Wild type and mutant human heart (R)-3-hydroxybutyrate dehydrogenase expressed in insect cells

David Green, Andrew R. Marks, Sidney Fleischer, J. Oliver McIntyre*

*Corresponding author for this work

Research output: Contribution to journalArticle

13 Scopus citations

Abstract

(R)-3-Hydroxybutyrate dehydrogenase (BDH) is a lipid-requiring mitochondrial enzyme with a specific requirement of phosphatidylcholine (PC) for function. PC is an allosteric activator that enhances NAD(H) binding to BDH. The enzyme serves as a paradigm to study specific lipid protein interactions in membranes. Analysis of the primary sequence of BDH, as determined by molecular cloning, predicts that lipid binding and substrate specificity are contributed by the C-terminal third of the protein [Marks, A. R., McIntyre, J. O., Duncan, T. M., Erdjument-Bromage, H., Tempst, P., and Fleischer, S. (1992) J. Biol. Chem. 267, 15459-15463]. The mature from of human heart BDH has now been expressed in catalytically active form in insect cells (Sf9, Spodoptera fragiperda) transfected with BDH-cDNA in baculovirus. Endogenous PC in the insect cells fulfills the lipid requirement for the expressed BDH since enzymatic activity is lost upon digestion with phospholipase A2 and restored selectively by reconstitution with PC vesicles. The K(m)s for NAD+ and (R)-3-hydroxybutyrate (R-HOB) of expressed BDH are similar to those for bovine heart or rat liver BDH in mitochondria. Replacing Cys242 (the only cysteine in the C-terminal domain) with serine by site-directed mutagenesis resulted in a 10-fold increase in K(m) for R-HOB with no change in the K(m) for NAD+, indicating a role for Cys242 in substrate binding. Carboxypeptidase cleavage studies had indicated a requirement of the C-terminal for catalysis and a role in lipid binding [Adami, P., Duncan, T. M., McIntyre, J. O., Carter, C. E., Fu, C., Melin, M., Latruffe, N., and Fleischer, S. (1993) Biochem. J. 292. 863-872]. We now show that deletion of twelve C-terminal amino acids to form a truncated BDH mutant results in loss of enzymic function. The expression in Sf9 cells of the constitutively active full-length mature form of human heart BDH and the first expression and characterization of BDH mutants validate this system for structure-function studies of BDH.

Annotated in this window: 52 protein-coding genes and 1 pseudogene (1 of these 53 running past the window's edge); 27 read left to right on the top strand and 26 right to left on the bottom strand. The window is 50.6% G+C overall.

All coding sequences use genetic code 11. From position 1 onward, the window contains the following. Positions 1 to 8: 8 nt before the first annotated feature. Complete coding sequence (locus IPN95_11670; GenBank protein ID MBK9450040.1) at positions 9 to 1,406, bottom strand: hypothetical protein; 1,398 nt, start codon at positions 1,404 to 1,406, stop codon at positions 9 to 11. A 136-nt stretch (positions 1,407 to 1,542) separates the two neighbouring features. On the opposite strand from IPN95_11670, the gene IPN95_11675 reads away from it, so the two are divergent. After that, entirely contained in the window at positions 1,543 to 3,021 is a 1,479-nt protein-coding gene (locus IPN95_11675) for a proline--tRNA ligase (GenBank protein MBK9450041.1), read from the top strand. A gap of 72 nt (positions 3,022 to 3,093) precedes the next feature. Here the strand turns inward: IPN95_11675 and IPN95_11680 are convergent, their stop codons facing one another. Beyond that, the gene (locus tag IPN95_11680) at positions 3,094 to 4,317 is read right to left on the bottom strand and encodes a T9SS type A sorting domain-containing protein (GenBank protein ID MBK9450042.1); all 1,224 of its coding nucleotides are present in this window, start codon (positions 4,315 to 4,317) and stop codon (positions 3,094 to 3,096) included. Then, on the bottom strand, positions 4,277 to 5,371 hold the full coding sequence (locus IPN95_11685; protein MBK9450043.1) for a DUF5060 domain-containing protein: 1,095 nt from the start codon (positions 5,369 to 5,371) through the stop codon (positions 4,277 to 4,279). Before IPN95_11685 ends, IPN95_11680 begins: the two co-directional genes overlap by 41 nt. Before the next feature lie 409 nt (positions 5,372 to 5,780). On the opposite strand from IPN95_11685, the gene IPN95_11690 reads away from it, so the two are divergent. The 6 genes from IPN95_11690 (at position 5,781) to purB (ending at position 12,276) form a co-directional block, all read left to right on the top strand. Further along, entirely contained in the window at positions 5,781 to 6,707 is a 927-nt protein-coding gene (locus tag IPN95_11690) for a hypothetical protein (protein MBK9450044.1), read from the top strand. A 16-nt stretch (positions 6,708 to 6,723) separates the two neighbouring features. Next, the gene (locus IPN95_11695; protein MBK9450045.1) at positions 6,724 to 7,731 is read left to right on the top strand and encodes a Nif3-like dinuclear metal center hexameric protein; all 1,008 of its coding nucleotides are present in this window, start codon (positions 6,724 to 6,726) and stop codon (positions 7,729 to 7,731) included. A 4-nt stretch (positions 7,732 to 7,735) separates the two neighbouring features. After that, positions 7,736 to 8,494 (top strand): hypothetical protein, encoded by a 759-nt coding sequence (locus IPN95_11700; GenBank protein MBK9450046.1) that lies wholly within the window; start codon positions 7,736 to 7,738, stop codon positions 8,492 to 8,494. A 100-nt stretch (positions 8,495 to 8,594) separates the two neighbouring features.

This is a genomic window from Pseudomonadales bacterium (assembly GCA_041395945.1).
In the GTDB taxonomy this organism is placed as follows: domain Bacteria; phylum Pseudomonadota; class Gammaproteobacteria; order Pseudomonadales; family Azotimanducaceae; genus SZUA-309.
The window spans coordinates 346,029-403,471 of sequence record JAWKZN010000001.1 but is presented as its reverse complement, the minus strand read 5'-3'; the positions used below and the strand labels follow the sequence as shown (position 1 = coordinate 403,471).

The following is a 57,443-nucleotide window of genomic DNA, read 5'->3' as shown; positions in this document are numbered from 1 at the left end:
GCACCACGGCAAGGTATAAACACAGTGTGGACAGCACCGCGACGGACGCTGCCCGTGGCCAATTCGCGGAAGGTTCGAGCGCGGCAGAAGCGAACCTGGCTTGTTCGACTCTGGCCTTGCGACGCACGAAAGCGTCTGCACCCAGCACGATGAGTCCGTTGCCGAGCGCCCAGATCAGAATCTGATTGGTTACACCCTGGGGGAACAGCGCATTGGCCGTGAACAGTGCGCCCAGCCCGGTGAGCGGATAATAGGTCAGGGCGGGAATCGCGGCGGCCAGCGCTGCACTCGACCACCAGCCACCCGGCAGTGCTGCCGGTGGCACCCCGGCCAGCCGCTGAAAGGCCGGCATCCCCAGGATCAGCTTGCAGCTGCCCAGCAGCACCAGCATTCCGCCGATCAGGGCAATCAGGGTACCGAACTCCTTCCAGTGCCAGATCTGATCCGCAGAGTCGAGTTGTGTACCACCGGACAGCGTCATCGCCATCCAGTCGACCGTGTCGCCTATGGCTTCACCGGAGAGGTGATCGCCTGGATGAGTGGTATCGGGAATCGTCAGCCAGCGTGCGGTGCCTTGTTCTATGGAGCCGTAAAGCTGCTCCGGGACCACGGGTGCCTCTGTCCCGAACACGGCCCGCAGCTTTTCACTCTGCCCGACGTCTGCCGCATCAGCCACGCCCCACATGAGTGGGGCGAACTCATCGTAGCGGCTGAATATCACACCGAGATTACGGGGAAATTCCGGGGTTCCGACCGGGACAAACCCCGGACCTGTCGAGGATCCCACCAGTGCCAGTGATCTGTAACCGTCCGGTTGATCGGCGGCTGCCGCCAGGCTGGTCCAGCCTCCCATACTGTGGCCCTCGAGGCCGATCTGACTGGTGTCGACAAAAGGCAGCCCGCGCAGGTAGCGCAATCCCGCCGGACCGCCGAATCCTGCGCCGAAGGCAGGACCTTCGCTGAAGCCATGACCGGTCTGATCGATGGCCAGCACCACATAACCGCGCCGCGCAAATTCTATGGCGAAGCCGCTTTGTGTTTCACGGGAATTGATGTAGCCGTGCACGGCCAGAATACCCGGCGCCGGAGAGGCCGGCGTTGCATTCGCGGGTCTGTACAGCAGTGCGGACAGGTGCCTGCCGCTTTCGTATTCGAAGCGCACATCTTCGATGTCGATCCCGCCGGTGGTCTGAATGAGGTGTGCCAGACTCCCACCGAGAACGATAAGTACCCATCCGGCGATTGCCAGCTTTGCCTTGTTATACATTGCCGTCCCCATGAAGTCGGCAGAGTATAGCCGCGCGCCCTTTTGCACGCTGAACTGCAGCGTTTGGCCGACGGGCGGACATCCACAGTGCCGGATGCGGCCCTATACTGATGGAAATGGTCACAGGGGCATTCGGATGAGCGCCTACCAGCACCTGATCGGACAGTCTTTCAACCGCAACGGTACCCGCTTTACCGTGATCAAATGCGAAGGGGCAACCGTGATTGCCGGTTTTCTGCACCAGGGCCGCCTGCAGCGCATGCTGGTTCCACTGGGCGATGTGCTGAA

Original languageEnglish (US)
Pages (from-to)8158-8165
Number of pages8
JournalBiochemistry
Volume35
Issue number25
DOIs
StatePublished - 1996

ASJC Scopus subject areas

  • Biochemistry

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